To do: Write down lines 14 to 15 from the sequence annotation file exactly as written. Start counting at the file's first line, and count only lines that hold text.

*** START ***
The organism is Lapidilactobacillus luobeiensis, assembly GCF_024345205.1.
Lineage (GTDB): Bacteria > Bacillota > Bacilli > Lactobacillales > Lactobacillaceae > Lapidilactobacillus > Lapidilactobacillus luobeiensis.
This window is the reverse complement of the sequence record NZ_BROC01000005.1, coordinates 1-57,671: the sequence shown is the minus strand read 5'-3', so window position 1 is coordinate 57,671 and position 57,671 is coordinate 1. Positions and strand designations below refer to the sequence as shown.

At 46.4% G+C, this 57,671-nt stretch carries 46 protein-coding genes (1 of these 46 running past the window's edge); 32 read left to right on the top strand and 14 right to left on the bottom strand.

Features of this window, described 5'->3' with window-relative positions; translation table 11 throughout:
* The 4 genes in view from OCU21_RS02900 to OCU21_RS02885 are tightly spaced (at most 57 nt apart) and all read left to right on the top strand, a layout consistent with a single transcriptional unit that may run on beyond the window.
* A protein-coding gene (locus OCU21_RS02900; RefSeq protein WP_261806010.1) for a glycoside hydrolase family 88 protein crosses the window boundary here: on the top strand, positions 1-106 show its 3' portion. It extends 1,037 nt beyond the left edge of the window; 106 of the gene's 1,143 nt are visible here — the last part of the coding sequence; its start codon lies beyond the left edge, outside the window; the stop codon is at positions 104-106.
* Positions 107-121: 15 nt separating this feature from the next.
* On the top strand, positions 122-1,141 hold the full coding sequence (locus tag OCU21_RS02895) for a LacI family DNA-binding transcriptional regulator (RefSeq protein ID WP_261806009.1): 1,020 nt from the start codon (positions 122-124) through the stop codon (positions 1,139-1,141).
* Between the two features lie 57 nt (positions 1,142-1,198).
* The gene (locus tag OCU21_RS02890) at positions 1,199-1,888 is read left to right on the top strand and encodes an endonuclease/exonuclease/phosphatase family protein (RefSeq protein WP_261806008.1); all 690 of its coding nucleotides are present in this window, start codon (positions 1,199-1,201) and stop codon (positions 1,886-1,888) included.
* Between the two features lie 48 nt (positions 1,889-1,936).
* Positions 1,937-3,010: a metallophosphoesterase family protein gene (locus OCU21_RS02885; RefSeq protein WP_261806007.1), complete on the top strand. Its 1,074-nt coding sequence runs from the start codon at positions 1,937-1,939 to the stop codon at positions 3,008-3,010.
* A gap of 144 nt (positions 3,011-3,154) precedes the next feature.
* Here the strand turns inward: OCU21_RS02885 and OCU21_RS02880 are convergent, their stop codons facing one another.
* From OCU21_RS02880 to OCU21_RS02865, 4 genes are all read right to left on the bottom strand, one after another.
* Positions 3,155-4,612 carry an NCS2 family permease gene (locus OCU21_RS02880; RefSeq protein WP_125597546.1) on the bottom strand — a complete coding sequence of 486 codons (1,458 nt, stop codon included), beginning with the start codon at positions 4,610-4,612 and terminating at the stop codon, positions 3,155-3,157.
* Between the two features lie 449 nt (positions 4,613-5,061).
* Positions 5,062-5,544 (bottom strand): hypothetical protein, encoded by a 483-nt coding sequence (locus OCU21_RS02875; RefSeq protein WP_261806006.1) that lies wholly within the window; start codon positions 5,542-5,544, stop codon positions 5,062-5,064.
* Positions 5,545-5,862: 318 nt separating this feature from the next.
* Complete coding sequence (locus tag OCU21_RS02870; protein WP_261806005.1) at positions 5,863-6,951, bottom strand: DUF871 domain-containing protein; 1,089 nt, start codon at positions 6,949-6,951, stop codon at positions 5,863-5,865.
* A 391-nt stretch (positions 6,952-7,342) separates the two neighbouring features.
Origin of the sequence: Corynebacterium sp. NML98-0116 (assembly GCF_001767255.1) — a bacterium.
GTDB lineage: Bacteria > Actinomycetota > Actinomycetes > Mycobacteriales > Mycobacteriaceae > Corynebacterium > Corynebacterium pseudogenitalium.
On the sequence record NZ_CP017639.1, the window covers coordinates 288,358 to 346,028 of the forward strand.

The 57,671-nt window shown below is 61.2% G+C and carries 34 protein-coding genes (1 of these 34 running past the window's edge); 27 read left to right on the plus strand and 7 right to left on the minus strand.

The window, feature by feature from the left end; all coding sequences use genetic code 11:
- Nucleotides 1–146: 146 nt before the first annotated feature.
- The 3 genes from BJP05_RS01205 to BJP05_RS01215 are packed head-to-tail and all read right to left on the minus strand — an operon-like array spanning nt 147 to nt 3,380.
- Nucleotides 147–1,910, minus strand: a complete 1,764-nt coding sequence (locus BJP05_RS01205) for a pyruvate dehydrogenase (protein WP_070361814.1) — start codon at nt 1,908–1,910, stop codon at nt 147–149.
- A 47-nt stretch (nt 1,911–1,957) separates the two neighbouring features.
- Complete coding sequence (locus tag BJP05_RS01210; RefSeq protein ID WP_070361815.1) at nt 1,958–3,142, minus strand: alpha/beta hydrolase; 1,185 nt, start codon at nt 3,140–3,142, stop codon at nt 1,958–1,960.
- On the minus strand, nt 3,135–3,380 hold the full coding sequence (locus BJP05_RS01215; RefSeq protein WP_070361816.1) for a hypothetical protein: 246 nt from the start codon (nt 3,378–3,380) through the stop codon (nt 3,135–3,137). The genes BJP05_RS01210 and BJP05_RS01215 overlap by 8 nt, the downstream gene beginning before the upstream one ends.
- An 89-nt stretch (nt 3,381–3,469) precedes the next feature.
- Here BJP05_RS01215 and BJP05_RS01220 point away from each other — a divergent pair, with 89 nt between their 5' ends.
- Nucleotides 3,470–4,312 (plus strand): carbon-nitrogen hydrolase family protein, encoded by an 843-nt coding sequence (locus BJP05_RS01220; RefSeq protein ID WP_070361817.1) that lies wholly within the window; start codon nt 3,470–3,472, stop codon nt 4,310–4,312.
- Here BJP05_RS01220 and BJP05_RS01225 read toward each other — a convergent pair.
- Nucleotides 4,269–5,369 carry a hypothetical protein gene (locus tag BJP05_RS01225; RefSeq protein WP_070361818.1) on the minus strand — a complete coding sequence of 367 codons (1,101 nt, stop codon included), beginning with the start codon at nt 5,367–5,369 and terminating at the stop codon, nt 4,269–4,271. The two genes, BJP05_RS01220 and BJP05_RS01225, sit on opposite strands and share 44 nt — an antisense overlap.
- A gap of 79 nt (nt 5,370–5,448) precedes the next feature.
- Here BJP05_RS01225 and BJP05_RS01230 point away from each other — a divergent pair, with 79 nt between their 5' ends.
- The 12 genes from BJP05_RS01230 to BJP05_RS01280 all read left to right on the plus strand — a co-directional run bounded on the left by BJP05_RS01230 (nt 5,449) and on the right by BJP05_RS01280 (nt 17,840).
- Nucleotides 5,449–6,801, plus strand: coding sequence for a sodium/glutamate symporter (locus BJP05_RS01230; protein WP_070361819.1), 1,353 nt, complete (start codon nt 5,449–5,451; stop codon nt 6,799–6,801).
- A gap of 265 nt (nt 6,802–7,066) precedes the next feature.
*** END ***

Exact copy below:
* A gap of 144 nt (positions 3,011-3,154) precedes the next feature.
* Here the strand turns inward: OCU21_RS02885 and OCU21_RS02880 are convergent, their stop codons facing one another.